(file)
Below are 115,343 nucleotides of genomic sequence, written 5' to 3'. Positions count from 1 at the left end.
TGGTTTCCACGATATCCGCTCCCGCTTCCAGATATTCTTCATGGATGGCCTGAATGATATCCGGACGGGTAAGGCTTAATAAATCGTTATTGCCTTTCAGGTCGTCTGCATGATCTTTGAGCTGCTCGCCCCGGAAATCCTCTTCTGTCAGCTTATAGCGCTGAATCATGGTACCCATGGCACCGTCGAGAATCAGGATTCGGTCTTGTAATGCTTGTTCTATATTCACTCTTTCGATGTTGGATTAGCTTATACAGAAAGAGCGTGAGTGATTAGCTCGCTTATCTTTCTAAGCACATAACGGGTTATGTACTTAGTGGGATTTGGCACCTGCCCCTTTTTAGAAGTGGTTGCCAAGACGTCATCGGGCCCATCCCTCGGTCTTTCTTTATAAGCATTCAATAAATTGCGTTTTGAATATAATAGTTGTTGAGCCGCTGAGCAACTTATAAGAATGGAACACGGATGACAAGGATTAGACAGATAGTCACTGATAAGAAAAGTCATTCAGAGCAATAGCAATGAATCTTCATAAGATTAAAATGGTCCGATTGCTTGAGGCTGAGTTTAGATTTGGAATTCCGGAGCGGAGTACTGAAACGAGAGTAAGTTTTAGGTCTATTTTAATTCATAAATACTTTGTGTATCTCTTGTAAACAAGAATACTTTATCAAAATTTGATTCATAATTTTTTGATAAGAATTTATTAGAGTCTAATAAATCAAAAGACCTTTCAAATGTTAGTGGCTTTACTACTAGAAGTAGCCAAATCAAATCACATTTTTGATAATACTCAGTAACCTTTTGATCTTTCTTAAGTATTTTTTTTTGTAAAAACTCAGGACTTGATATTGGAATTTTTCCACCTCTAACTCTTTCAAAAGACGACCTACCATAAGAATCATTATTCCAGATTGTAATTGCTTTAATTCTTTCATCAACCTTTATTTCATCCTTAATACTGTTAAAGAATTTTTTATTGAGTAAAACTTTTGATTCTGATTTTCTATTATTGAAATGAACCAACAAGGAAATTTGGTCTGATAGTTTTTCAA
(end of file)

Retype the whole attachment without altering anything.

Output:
Below are 115,343 nucleotides of genomic sequence, written 5' to 3'. Positions count from 1 at the left end.
TGGTTTCCACGATATCCGCTCCCGCTTCCAGATATTCTTCATGGATGGCCTGAATGATATCCGGACGGGTAAGGCTTAATAAATCGTTATTGCCTTTCAGGTCGTCTGCATGATCTTTGAGCTGCTCGCCCCGGAAATCCTCTTCTGTCAGCTTATAGCGCTGAATCATGGTACCCATGGCACCGTCGAGAATCAGGATTCGGTCTTGTAATGCTTGTTCTATATTCACTCTTTCGATGTTGGATTAGCTTATACAGAAAGAGCGTGAGTGATTAGCTCGCTTATCTTTCTAAGCACATAACGGGTTATGTACTTAGTGGGATTTGGCACCTGCCCCTTTTTAGAAGTGGTTGCCAAGACGTCATCGGGCCCATCCCTCGGTCTTTCTTTATAAGCATTCAATAAATTGCGTTTTGAATATAATAGTTGTTGAGCCGCTGAGCAACTTATAAGAATGGAACACGGATGACAAGGATTAGACAGATAGTCACTGATAAGAAAAGTCATTCAGAGCAATAGCAATGAATCTTCATAAGATTAAAATGGTCCGATTGCTTGAGGCTGAGTTTAGATTTGGAATTCCGGAGCGGAGTACTGAAACGAGAGTAAGTTTTAGGTCTATTTTAATTCATAAATACTTTGTGTATCTCTTGTAAACAAGAATACTTTATCAAAATTTGATTCATAATTTTTTGATAAGAATTTATTAGAGTCTAATAAATCAAAAGACCTTTCAAATGTTAGTGGCTTTACTACTAGAAGTAGCCAAATCAAATCACATTTTTGATAATACTCAGTAACCTTTTGATCTTTCTTAAGTATTTTTTTTTGTAAAAACTCAGGACTTGATATTGGAATTTTTCCACCTCTAACTCTTTCAAAAGACGACCTACCATAAGAATCATTATTCCAGATTGTAATTGCTTTAATTCTTTCATCAACCTTTATTTCATCCTTAATACTGTTAAAGAATTTTTTATTGAGTAAAACTTTTGATTCTGATTTTCTATTATTGAAATGAACCAACAAGGAAATTTGGTCTGATAGTTTTTCAA